Voyager Therapeutics has signed an agreement where Novartis may exercise options to license three adeno-associated virus (AAV) capsids for potential use in gene therapies for three undisclosed neurological disease targets.

Under the deal, Novartis also has options to use the capsids for two more central nervous system (CNS) targets that will be decided later.

These capsids are generated from the ribonucleic acid-driven TRACER capsid discovery platform of Voyager.

Novartis intends to leverage its capabilities and recent knowledge in neurological ailments that impact deep brain regions, where commonly utilised vectors have demonstrated to be ineffective in targeting and penetrating.

According to the terms of the deal, Voyager is entitled to receive an upfront payment of $54m from Novartis.

The company will also get up to $37.5m as option exercise fees for three CNS targets in the initial stage, which Novartis should exercise within a year of signing the deal. 

Furthermore, Novartis holds the option to analyse capsids for up to two more targets to be decided in the future for $18m upon each target selection and $12.5m in exercise fees for capsid selected for each target.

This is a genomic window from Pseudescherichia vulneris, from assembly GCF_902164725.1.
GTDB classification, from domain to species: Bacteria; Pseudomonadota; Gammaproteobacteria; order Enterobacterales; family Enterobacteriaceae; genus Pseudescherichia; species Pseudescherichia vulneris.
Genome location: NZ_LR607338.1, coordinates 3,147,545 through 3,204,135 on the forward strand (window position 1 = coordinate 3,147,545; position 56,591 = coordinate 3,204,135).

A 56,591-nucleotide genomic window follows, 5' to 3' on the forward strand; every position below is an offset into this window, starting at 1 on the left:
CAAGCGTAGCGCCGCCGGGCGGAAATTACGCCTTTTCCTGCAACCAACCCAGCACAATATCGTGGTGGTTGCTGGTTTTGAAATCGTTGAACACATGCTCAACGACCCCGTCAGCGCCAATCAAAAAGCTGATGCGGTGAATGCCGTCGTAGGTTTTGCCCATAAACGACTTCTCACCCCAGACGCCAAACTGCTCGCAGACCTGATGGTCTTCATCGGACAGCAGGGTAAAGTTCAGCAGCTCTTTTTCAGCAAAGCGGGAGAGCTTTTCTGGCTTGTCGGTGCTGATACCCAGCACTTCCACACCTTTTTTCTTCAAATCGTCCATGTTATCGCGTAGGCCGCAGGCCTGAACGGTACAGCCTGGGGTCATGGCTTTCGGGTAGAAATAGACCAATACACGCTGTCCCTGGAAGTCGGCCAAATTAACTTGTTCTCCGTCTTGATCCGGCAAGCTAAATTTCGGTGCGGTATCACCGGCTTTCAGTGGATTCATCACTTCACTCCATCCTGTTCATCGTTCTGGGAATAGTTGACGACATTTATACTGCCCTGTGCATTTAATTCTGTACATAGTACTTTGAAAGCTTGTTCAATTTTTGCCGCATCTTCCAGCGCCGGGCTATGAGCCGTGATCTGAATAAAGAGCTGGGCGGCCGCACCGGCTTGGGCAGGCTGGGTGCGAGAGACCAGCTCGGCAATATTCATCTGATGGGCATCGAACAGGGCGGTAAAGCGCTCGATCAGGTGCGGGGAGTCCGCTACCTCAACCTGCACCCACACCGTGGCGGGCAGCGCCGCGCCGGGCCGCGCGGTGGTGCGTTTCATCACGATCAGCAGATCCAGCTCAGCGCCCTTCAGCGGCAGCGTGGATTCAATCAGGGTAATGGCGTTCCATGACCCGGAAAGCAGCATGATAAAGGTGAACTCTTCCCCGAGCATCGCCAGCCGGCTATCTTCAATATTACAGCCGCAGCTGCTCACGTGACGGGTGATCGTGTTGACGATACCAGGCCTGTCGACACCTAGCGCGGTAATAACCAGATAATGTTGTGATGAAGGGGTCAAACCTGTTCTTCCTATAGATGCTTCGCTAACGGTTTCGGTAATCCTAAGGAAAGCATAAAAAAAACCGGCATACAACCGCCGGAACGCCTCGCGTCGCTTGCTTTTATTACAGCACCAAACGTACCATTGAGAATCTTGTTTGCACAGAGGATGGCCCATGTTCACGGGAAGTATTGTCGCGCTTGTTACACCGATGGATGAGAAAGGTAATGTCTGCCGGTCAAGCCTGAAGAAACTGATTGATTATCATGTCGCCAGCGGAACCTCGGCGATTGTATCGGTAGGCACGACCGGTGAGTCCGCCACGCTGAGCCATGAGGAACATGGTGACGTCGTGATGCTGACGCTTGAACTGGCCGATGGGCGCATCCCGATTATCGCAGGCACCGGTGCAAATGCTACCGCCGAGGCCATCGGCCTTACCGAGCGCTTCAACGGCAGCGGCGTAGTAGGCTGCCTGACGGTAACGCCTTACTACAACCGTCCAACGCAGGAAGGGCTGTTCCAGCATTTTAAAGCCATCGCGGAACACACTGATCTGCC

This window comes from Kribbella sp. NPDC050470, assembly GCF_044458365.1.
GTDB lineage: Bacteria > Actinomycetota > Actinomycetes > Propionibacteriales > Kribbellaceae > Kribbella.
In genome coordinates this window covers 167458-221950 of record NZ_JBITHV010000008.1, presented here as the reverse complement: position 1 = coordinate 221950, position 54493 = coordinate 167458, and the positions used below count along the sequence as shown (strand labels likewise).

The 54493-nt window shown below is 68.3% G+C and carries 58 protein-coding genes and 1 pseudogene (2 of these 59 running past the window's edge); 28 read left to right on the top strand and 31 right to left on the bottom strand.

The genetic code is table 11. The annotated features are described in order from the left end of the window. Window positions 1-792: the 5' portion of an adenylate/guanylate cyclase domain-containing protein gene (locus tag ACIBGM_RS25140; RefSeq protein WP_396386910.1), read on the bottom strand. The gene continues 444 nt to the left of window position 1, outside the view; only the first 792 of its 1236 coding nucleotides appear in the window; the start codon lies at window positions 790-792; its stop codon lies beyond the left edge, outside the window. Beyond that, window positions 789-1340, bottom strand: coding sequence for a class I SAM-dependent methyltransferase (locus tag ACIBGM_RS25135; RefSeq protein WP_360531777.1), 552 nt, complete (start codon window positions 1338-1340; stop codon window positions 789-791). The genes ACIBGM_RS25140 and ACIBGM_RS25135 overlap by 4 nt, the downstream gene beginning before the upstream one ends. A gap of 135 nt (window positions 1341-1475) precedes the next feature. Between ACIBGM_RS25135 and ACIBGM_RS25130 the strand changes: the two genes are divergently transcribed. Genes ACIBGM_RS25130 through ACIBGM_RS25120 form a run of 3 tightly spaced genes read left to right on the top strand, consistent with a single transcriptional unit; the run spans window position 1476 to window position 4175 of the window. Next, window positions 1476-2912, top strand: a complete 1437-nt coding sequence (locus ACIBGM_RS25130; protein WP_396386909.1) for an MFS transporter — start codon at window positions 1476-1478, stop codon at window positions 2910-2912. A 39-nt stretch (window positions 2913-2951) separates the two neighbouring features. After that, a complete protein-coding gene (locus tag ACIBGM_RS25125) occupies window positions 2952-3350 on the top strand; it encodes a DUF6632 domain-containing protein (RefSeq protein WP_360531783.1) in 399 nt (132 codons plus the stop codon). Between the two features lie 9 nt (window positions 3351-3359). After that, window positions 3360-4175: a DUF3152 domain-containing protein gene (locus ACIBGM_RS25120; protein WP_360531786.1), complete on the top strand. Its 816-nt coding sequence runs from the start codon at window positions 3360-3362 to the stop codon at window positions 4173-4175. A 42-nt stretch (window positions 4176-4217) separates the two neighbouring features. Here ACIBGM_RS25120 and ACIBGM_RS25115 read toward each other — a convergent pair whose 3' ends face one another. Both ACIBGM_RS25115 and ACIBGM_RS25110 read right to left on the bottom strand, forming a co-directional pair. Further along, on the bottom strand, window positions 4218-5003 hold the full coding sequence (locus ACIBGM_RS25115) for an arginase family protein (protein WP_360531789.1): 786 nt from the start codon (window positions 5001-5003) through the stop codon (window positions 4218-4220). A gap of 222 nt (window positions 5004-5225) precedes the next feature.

Novartis will also make up to $1.5bn in payments to Voyager on meeting potential development, regulatory and commercial milestones for products that use the capsids.

Additionally, Vogayer will receive tiered royalty payments based on net product sales.

Novartis Institutes for BioMedical Research president Jay Bradner said: “The challenge of biodistribution of AAV gene therapies to target cell types in the brain is longstanding, but we refuse to believe it is insurmountable.

“We see the potential of Voyager’s innovative platform to imagine new types of therapeutics for life-threatening CNS diseases.”

In December last year, the company entered a definitive agreement to acquire ocular gene therapy firm Gyroscope Therapeutics for up to $1.5bn.